By Rabbi Yoni Sherizen, April 2, 2009

“This is the law of the sin-offering; in the place where you slaughter the elevation-offering, you shall slaughter the sin-offering, before God — it is most holy” Leviticus 6:18

Sharing with a student the section of our Torah which challenges me most, I received an unexpected response: “This may be difficult, but surely the elaborate sections about animal sacrifices are much more complex.” Indeed, the lengthy discussions of sacrifices that fill much of these weekly Torah portions are difficult to digest, but a closer look at one verse reveals a profound and eternal message.



By Dr Leya Landau, March 26, 2009

“If a person will sin: if he accepted a demand for an oath, and he is a witness — either he saw or knew — if he does not testify, he shall bear his sin” Leviticus 5:1

The injunction in this week’s parashah not to withhold testimony from a court of law serves to underline the responsibility that Jewish law places on the witness to a crime in maintaining the strictest standards of justice. Yet the Torah understands that the obligations of a witness are complex and can be fraught with difficulty.



By Rabbi Chaim Weiner, March 19, 2009

“They shall eat the flesh that same night; they shall eat it roasted over the fire, with unleavened bread and with bitter herbs. Do not eat from it raw or in any way cooked in water” Exodus 12:8-9


Ki Tissa

By Rabbi Daniel Levy, March 12, 2009

“This is the statute of the Torah … take a red heifer” Numbers 19:2

“When you wish to determine their numbers, count them by letting each man give to God an atonement for his soul [the half-shekel] ” Exodus 30:12



By Rabbi Yoni Sherizen, February 26, 2009

“And let them make for Me a sanctuary so that I may dwell among them” Exodus 25:8

This week marks a fundamental shift in the content of our weekly Torah portions as we begin the story of the Tabernacle. Unfortunately, the change sees many people lose interest as they struggle to relate to the predecessor of the synagogue and its detailed composition. But here’s a way to appreciate the construction of the Tabernacle.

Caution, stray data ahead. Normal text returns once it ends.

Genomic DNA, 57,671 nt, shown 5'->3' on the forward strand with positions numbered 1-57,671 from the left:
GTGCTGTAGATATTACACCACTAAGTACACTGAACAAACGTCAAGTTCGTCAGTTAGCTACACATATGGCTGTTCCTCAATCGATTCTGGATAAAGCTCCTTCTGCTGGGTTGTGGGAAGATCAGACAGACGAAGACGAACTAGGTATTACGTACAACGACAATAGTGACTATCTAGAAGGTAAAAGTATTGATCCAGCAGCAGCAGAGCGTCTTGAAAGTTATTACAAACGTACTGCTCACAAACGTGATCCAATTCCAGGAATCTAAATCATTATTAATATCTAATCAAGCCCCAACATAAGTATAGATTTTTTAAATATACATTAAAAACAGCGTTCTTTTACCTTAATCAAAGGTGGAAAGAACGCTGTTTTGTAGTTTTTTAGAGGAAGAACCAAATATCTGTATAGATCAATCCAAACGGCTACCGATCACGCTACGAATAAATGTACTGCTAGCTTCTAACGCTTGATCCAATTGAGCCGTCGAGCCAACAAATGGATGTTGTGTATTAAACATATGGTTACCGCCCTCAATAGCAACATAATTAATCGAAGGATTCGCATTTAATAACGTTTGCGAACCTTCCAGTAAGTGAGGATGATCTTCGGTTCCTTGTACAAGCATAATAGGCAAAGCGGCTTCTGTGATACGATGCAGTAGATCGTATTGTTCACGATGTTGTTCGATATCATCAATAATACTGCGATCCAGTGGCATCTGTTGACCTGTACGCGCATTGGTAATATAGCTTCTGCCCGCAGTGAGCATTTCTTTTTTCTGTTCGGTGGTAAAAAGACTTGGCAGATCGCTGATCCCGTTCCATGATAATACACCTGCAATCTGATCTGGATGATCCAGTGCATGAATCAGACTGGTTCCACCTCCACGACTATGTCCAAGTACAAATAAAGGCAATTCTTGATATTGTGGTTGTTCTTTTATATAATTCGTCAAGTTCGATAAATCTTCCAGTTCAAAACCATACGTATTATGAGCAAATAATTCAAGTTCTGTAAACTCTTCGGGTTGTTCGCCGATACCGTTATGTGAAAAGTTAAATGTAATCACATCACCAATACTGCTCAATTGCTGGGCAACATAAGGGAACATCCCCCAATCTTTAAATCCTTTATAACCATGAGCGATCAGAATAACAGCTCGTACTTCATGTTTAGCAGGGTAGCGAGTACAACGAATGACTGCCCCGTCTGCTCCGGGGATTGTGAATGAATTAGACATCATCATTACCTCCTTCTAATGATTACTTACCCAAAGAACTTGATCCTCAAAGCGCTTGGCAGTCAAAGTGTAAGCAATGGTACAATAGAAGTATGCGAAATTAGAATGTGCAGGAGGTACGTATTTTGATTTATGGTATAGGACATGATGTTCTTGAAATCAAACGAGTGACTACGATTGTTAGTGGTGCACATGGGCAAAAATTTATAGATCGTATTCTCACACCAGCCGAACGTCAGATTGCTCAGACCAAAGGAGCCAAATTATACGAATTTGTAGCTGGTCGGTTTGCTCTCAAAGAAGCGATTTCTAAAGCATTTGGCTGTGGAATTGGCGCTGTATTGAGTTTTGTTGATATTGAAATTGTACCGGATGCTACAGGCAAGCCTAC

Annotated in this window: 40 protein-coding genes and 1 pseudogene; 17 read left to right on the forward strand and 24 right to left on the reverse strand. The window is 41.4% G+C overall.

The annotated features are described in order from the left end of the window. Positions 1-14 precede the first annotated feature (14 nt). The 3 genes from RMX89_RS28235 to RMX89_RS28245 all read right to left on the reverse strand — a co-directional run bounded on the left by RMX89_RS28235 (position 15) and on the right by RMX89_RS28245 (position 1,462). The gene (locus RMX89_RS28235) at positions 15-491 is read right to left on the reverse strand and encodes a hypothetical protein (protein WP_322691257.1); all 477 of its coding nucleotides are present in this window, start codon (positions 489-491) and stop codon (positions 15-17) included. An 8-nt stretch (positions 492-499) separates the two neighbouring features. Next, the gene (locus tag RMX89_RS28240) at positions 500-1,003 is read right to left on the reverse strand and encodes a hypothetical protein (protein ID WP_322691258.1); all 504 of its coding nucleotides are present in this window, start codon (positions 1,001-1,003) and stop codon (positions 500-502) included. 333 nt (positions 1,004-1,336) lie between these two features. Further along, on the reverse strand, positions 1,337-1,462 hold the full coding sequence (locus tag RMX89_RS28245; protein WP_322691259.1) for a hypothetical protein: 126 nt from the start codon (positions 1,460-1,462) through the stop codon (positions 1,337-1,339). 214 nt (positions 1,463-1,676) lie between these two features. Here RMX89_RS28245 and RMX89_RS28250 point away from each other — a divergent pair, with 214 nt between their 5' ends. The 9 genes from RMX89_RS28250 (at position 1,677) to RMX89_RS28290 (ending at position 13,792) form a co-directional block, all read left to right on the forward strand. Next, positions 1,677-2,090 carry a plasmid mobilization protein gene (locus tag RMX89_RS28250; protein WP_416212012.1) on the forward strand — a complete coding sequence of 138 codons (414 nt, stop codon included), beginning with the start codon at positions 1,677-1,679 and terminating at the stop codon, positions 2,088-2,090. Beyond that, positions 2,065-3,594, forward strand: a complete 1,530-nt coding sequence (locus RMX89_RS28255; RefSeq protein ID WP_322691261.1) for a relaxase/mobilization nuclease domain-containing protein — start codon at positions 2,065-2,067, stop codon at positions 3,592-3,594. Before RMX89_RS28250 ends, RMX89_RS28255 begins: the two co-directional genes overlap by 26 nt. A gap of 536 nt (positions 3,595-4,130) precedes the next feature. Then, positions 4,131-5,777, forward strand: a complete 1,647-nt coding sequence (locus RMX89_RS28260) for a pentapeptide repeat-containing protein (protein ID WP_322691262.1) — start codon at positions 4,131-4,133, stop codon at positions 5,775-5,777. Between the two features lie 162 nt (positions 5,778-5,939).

By Dr Leya Landau, February 18, 2009

“They saw the God of Israel, and under His feet was that which had the form of a sapphire brick, and was like the appearance of the heavens in purity” Exodus 24:10

The final chapter of Mishpatim — a parashah that, after the high drama at Sinai, deals mainly with the civil laws necessary for creating and maintaining a just society — concerns the ratification of the covenant between God and His people.



By Rabbi Chaim Weiner, February 12, 2009

In these days of recession and job insecurity it is worth pondering the value our tradition places on work. Work is more than a way to earn money. Work gives meaning to our lives. Rabbi Shimon bar Yochai teaches that just as we are commanded to rest on the Sabbath, we are commanded to work during the week.



By Rabbi Daniel Levy, February 5, 2009

“Moses moved Israel on [against their will] from the Red Sea [since they were busy collecting the spoils of Egypt]” Exodus 15:22

Rashi explains that the booty came from the Egyptian horses which were bedecked with gold, silver and gemstones. When this was washed up on the shore, the people were so engrossed that Moses had to cajole them to progress with their journey to receive the Torah at Sinai.



By Rabbi Nancy Morris, January 29, 2009

“The Israelites had done Moses’ bidding and borrowed from the Egyptians objects of silver and gold, and clothing… they stripped the Egyptians” Exodus 12:35-36

Commentators on parashat Bo have long been fascinated by the implications of the Israelites “borrowing” the Egyptian gold and silver as they quickly flee Egypt. Of course, the gold and silver was not, or ever intended, to be “borrowed”. It was demanded and handed over, for as the text says, the Israelites “stripped” the Egyptians.



By Rabbi Yoni Sherizen, January 22, 2009

“And Moses spoke… but they did not listen to Moses because of impatience of spirit, and from their cruel bondage” Exodus 6:9

V In times of turmoil we often struggle successfully to manoeuvre even the simplest of challenges. Amid the stress and anxiety we face choices that are simple under normal circumstances but quite impossible when plagued with worries. But this challenge is not new.